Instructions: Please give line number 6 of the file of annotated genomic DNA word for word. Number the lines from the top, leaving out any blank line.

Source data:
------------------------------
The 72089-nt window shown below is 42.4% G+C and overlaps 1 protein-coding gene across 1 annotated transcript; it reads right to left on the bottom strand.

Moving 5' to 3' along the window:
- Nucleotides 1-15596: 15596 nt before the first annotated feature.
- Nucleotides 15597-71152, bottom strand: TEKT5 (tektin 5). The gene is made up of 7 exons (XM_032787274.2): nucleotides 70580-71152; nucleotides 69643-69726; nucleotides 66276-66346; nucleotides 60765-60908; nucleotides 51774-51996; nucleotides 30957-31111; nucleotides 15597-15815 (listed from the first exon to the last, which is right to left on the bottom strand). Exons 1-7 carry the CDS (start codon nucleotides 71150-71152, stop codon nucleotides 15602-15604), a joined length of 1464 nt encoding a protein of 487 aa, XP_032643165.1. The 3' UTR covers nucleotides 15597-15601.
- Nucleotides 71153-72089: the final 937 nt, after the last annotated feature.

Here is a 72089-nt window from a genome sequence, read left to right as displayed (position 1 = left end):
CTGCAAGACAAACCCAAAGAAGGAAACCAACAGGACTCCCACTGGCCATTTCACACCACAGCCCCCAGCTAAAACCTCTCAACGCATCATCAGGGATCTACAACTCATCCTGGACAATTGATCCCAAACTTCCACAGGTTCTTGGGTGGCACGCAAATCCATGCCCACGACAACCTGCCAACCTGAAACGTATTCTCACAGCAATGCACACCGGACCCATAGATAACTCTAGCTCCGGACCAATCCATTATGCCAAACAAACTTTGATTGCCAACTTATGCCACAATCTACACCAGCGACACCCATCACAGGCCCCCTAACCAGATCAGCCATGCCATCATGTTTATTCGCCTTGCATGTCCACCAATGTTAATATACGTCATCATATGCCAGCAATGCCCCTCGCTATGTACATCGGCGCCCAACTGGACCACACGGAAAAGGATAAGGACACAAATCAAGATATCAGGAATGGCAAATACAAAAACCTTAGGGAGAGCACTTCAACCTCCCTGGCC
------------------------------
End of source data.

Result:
Here is a 72089-nt window from a genome sequence, read left to right as displayed (position 1 = left end):